Maternal deaths caused by chronic hypertension continue to rise

April 17, 2022

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Maternal deaths caused by chronic hypertension continue to rise

More women die giving birth in the US than in any developed country. That alone makes this study important.

Increasing chronic hypertension (high blood pressure) is contributing substantially to the excessive maternal death rate. Black women are particularly at risk, according to new research.

The extensive study, published in Hypertension, analyzed data from more than 155 million births and 3,287 hypertension-related maternal deaths among women aged 15 to 49 from 1979 to 2018 in the United States. The study showed a 15-fold increase in maternal mortality rates associated with chronic hypertension over the 40-year period.

What the researchers say: “Overall hypertension-associated deaths declined in the U.S. over the last 40 years, but if you isolate the data on women who have chronic hypertension, which is defined as a pre-existing hypertensive condition or hypertension diagnosed within the first 20 weeks of pregnancy, as a cause, mortality rates have increased quite substantially—on average, by about 9.2 percent per year over the last 40 years. So, it is the chronic hypertension that has really driven the maternal mortality trends in the U.S. over the last 40 years,” said the study’s lead author.

The incidence of hypertension-related maternal deaths sharply increased with maternal age, being highest among women aged 45 to 49, and obesity, the study found. The researchers also uncovered a substantial race disparity in the trends of maternal mortality rates due to hypertensive conditions.

“Black women were at anywhere from three- to four-fold increased risk of dying from a hypertension-related cause compared to white women in the United States, and this disparity has persisted for the last 40 years,” the researchers said, noting that problems with access to care and many risk factors for hypertensive complications are higher among Black women than white women, which contributes to this disparity.

Strategies are needed to reduce hypertension-related maternal deaths by focusing improvements in such areas as advanced maternal age, obesity, and racial inequities in care—issues deserving “urgent public health attention,” the researchers said. The findings also underscore the need to better identify and treat women with chronic hypertension and develop targeted prenatal interventions, including tight blood pressure control and efforts to reduce body mass index, they said.

However, as well as treating the problem with drugs, hypertensive complications might also be reduced by focusing on lifestyle choices—particularly smoking, alcohol, weight, and a balanced diet—both before pregnancy and early in pregnancy, the lead author noted. The study findings have implications for clinical providers as well, he said, noting most maternal deaths occur within the first six weeks (42 days) after pregnancy.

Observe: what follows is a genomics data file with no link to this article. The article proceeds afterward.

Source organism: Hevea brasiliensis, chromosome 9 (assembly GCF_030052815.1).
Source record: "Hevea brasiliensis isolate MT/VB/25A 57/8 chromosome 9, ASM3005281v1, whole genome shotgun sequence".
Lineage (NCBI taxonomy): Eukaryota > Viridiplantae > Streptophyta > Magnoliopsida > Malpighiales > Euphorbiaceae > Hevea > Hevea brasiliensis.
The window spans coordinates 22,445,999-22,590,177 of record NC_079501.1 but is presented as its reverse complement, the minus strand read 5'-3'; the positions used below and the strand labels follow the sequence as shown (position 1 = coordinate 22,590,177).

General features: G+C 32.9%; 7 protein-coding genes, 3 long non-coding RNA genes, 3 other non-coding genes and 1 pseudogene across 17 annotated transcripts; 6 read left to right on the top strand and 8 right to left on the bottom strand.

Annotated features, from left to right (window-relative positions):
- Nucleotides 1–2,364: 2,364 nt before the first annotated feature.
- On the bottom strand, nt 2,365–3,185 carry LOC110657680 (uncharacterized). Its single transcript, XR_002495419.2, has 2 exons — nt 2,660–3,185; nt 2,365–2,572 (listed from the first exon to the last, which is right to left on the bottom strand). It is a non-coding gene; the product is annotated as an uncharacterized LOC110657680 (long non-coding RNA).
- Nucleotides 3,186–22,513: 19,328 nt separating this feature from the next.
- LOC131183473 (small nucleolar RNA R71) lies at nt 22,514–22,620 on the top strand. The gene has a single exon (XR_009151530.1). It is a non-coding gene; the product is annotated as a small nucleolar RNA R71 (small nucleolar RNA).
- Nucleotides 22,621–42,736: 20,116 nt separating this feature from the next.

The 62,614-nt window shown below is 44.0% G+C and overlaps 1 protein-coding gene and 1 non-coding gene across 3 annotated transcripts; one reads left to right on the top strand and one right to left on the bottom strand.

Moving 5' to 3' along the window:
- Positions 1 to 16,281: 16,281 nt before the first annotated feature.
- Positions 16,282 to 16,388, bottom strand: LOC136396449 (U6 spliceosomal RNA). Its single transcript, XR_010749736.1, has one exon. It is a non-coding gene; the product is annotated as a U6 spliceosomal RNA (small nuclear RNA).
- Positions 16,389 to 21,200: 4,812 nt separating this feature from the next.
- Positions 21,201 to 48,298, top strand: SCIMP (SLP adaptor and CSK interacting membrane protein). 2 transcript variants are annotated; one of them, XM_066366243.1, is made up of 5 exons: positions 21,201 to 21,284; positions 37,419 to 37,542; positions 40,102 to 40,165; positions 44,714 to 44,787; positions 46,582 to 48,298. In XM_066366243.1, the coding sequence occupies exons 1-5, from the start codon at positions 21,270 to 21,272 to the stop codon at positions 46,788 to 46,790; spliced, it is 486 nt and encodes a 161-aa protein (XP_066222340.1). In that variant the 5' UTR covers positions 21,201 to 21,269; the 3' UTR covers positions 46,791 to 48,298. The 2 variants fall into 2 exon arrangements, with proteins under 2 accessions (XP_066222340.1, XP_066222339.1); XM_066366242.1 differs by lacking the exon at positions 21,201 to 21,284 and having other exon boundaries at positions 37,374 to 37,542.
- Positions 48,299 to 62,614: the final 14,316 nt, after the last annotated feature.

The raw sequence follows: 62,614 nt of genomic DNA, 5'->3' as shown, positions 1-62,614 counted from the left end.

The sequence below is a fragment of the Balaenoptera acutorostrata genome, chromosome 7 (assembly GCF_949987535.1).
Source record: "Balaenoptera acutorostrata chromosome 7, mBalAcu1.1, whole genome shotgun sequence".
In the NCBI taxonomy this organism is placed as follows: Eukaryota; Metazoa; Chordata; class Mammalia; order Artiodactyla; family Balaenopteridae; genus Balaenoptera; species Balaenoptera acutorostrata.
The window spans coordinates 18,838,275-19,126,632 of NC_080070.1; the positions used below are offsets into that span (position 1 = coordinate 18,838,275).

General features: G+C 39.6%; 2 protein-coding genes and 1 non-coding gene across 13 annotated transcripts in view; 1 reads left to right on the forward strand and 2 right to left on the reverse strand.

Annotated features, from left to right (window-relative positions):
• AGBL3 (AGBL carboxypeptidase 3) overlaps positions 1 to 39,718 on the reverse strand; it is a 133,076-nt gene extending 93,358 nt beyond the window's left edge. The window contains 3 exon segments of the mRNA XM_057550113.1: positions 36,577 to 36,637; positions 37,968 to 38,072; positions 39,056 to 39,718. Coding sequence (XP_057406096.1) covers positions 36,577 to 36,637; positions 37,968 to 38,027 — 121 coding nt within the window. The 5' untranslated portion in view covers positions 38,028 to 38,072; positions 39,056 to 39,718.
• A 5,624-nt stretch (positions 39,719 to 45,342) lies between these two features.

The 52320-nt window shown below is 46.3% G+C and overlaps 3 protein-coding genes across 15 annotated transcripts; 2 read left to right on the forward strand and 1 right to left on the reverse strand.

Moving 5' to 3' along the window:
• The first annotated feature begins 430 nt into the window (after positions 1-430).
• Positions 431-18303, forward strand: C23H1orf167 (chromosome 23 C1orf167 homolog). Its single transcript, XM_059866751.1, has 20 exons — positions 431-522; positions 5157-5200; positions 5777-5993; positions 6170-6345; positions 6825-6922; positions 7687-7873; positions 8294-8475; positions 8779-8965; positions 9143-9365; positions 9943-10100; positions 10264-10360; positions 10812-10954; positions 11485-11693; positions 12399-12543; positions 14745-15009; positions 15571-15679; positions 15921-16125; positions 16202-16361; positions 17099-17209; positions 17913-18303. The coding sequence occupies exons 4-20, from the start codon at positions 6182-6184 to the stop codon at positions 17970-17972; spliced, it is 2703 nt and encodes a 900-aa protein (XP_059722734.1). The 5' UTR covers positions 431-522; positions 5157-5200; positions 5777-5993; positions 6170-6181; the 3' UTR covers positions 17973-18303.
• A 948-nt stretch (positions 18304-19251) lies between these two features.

“Women who have any obstetrical complications, particularly hypertension-related complications, should be monitored very closely during the course of pregnancy and delivery, as well as in the postpartum period. Following these women after pregnancy is crucial,” he stressed.

The researchers believe the implementation of “obstetrics bundles” for high-risk conditions should be more widespread, implemented in all hospitals. “These bundles set the stage for identification, treatment and prevention of various obstetrical complications, including hypertension, and their effectiveness has been well documented in several studies, including those in New York, as well as in California,” they said.

“Women are starting their families when they are older and they may be heavier and in a poorer state of health,” the researchers explained. “For a portion of the time period studied, the CDC reported that the percentage of first births to women between 30 and 34 rose by 28 percent, and those for women 35 and older rose 23 percent. To help reduce hypertension-related deaths in these groups, we all need to work to ensure women are in optimal health before they start their families. The four-fold increased risk for mortality in Black compared with white women is especially concerning, and special attention needs to be focused to eliminate this disparity.”

So, what? Overall, the poorer you are the worse in terms of your access to good medical care. That’s true the world over. There’s also a deeper inequality issue at work here. Obesity is a cause of hypertension and there have been a lot of studies—many reported over the years in TR—which have shown that those on lower incomes can’t afford or don’t have the time or the physical capacity to cook or buy nutritious food. They are forced to consume foods that are cheap and drenched in fat, salt and sugar.

There is a simple and very good guide to hypertension published by the Australian government which is well worth the read. It lists the causes of high blood pressure thus:

  • leading a sedentary lifestyle (with little or no exercise)
  • smoking
  • being overweight
  • a diet with a high salt intake
  • high blood cholesterol
  • a family history of high blood pressure
  • high alcohol consumption
  • diabetes
Dr Bob Murray

Bob Murray, MBA, PhD (Clinical Psychology), is an internationally recognised expert in strategy, leadership, influencing, human motivation and behavioural change.

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